Or perhaps your management want the moon for sixpence.

++you for building a workaround replacement. But I'm still a little confused as usual - does your opus run on the Unisys gear or emulate/replace its functionality elsewhere?
Permalink trollop 
January 14th, 2006
Origially external communication with the mainframe ran on X.25 but this has been phased out.

Than in the mid nineties the communication between our middleware and mainframe was based on Tuxedo - which is a waste, because we don't use any transactional coupling between layers.

The historical reason is that Unisys used to own (part off?) Tuxedo, and had an interest in placing this technology with their customers. This situation has changed, because Tuxedo is now owned by Bea, and license fees (200,000 per server per year) are a burden.

Unisys built a gateway inside the Tuxedo technologie, a Tuxedo server application on Windows, that processes the messages and routs them to the mainframe that has a Tuxedo interface. The front-end to the Tuxedo server is an asp page that communicates via a special Com component.
The combination Tuxedo server and com-component must run in a special environment, of which we only have three: development, test and production.

Development is used permanently by all developers in their work, Test is used permanently by all our testers and by external clients testing their software, and Production is production. There is no sandbox.

My solution is nothing special, I just pass by all functionality in the Tuxedo Gateway Server Application, moving it up to the level of the Web Application, and I only use the Tuxedo protocol directly to rout to a new mainframe service. Here I disentangled the transmission layer from the processing logic, routing old messages back into the existing software, and forking xml into a custom COBOL written xml parser. This way we could use larger messages and use digitally signed messages.

In the front end I transform new message formats into old when needed for backwards compatibility. And we can add new features by putting transformers on top of the basic transport layer.

And I hope we can replace the Tuxedo protocol with something else in the future, which would be very simple because it is now a transport layer without embedded logic.

Unisys maintained the server application - or rather didn't maintain it at all. The old school wants to put the buziness logic inside the Tuxedo server, which we will have to maintain ourselves then, using a combination of C++, visual basic, asp and com in a special environment. Meanwhile Tuxedo is based on independant processes instead of threads running in a common memory space, so dynamic configuration is impossible.

I want to put all logic on the webserver - my version of which is now implemented in Delphi, but I propose to change that to C#. (and get rid of Tuxedo over time, but that is an independant issue, as it will be a pure transport layer).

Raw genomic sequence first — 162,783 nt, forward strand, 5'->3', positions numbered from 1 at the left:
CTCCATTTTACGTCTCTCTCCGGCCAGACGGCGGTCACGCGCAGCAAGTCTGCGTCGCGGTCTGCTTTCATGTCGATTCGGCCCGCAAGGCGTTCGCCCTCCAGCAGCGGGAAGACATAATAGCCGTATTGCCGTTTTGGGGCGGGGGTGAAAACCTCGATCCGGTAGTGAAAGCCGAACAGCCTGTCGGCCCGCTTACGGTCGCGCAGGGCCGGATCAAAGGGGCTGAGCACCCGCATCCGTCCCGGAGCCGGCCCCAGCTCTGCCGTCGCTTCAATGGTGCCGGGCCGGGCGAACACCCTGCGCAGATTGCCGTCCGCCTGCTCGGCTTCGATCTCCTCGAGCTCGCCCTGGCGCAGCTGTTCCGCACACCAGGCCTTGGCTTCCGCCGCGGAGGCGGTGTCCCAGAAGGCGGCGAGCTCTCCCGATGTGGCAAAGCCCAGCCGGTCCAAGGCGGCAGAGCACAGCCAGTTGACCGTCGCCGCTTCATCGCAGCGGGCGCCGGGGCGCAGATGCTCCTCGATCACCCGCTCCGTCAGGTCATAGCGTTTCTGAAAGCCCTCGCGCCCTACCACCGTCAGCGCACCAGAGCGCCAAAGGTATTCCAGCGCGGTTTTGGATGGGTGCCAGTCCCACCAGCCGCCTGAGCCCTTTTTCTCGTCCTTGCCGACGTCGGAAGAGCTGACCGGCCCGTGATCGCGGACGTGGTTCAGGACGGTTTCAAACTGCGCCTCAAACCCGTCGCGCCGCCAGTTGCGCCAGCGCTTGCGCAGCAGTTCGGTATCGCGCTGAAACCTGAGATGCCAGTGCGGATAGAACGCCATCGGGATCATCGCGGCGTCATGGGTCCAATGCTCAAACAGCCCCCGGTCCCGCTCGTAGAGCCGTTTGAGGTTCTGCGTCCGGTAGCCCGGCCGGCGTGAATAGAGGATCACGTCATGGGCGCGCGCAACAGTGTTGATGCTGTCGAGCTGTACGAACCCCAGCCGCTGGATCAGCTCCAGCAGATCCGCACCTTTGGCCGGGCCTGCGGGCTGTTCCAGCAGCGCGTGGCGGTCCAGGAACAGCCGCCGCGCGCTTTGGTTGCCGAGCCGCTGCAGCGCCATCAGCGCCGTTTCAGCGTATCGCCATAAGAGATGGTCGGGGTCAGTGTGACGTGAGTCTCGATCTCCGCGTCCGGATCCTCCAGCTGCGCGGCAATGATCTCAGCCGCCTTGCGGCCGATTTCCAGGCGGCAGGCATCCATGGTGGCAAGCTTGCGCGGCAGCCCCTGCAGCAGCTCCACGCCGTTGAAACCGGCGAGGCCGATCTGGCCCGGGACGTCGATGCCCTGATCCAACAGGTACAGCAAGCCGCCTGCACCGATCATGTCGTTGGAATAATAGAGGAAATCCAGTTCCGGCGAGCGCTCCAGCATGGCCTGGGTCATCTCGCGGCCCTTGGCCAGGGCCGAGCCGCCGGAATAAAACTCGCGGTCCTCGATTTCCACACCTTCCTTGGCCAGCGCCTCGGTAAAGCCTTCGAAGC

Permalink Erik Springelkamp 
January 14th, 2006
Thanks, Erik. Hard to ignore the distortion 200,000 clams/licence/annum introduces if that's in the sandbox.

If you now bypass Tuxedo functionality for new message formats, can show how you could do the same for old formats and then replace its transport layer *and* explain the how and why to the technically challenged in monetary terms I'd say you have a bloody good case.

A weak spot may be the effort required to replace the old message formats but savings achieved by eliminating Tuxedo and consequent futureproofing should cover a lot of it.

You may be asked what's the current worth the annual licence fee? What's the risk in being tied to obscelescent middleware? What can you save in support skillsets?

And whose career is being threatened by your proposal?

Best of luck in the bunfight.
Permalink trollop 
January 14th, 2006
"A weak spot may be the effort required to replace the old message formats"

The effort is already done.

My current solution supports old and new formats. Everything is backwards compatible.

The only modification needed in my solution to completely replace the old gateway is adding a configuration layer to distribute messages for different systems over different backendservers - which is a safety measure that one system failing cannot bring down others.

I only propose a rewrite of the Delphi solution into C#, because it offers a richer library regarding web-services and other developements like cryptography, where Delphi is staying behind.
The actual rewrite will be less then 300 lines of code.
It is not rocket science.

As for the threatened positions: the major threat is to the administrators of the Tuxedo servers - two fulltime positions. And the filosofical principal of 'Buying a Supported Enterprice Solution with Support'. But the latter was already broken by Unisys who cancelled their support.
Permalink Erik Springelkamp 
January 14th, 2006

This topic was orginally posted to the off-topic forum of the
Joel on Software discussion board.